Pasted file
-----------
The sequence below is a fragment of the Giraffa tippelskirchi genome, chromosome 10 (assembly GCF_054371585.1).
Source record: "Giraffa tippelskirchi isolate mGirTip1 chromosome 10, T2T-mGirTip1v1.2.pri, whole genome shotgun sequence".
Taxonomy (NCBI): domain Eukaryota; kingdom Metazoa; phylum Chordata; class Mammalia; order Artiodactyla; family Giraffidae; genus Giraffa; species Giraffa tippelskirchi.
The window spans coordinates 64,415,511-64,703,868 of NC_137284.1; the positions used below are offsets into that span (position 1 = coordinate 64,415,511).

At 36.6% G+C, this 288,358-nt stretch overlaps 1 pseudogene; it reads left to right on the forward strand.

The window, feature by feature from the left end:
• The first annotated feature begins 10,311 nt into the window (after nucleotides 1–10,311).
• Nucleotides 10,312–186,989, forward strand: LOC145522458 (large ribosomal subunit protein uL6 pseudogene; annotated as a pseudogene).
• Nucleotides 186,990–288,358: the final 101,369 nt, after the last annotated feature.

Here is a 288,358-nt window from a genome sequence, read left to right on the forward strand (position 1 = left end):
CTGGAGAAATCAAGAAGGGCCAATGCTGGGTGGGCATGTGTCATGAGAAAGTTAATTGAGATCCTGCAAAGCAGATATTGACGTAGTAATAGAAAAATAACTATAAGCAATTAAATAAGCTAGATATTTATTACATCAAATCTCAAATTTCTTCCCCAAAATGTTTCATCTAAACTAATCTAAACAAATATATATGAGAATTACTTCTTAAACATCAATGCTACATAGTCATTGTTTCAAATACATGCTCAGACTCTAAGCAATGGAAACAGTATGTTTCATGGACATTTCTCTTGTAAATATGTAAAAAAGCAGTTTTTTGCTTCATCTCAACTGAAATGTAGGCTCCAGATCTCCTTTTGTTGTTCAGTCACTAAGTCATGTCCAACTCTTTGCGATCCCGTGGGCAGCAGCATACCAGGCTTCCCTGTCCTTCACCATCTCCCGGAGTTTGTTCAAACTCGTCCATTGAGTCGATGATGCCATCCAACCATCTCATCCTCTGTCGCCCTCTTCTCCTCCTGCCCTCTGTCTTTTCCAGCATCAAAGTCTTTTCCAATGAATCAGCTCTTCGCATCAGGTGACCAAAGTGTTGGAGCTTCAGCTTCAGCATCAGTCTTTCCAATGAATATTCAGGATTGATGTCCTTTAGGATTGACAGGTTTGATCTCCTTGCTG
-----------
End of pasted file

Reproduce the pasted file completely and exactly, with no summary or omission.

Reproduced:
The sequence below is a fragment of the Giraffa tippelskirchi genome, chromosome 10 (assembly GCF_054371585.1).
Source record: "Giraffa tippelskirchi isolate mGirTip1 chromosome 10, T2T-mGirTip1v1.2.pri, whole genome shotgun sequence".
Taxonomy (NCBI): domain Eukaryota; kingdom Metazoa; phylum Chordata; class Mammalia; order Artiodactyla; family Giraffidae; genus Giraffa; species Giraffa tippelskirchi.
The window spans coordinates 64,415,511-64,703,868 of NC_137284.1; the positions used below are offsets into that span (position 1 = coordinate 64,415,511).

At 36.6% G+C, this 288,358-nt stretch overlaps 1 pseudogene; it reads left to right on the forward strand.

The window, feature by feature from the left end:
• The first annotated feature begins 10,311 nt into the window (after nucleotides 1–10,311).
• Nucleotides 10,312–186,989, forward strand: LOC145522458 (large ribosomal subunit protein uL6 pseudogene; annotated as a pseudogene).
• Nucleotides 186,990–288,358: the final 101,369 nt, after the last annotated feature.

Here is a 288,358-nt window from a genome sequence, read left to right on the forward strand (position 1 = left end):
CTGGAGAAATCAAGAAGGGCCAATGCTGGGTGGGCATGTGTCATGAGAAAGTTAATTGAGATCCTGCAAAGCAGATATTGACGTAGTAATAGAAAAATAACTATAAGCAATTAAATAAGCTAGATATTTATTACATCAAATCTCAAATTTCTTCCCCAAAATGTTTCATCTAAACTAATCTAAACAAATATATATGAGAATTACTTCTTAAACATCAATGCTACATAGTCATTGTTTCAAATACATGCTCAGACTCTAAGCAATGGAAACAGTATGTTTCATGGACATTTCTCTTGTAAATATGTAAAAAAGCAGTTTTTTGCTTCATCTCAACTGAAATGTAGGCTCCAGATCTCCTTTTGTTGTTCAGTCACTAAGTCATGTCCAACTCTTTGCGATCCCGTGGGCAGCAGCATACCAGGCTTCCCTGTCCTTCACCATCTCCCGGAGTTTGTTCAAACTCGTCCATTGAGTCGATGATGCCATCCAACCATCTCATCCTCTGTCGCCCTCTTCTCCTCCTGCCCTCTGTCTTTTCCAGCATCAAAGTCTTTTCCAATGAATCAGCTCTTCGCATCAGGTGACCAAAGTGTTGGAGCTTCAGCTTCAGCATCAGTCTTTCCAATGAATATTCAGGATTGATGTCCTTTAGGATTGACAGGTTTGATCTCCTTGCTG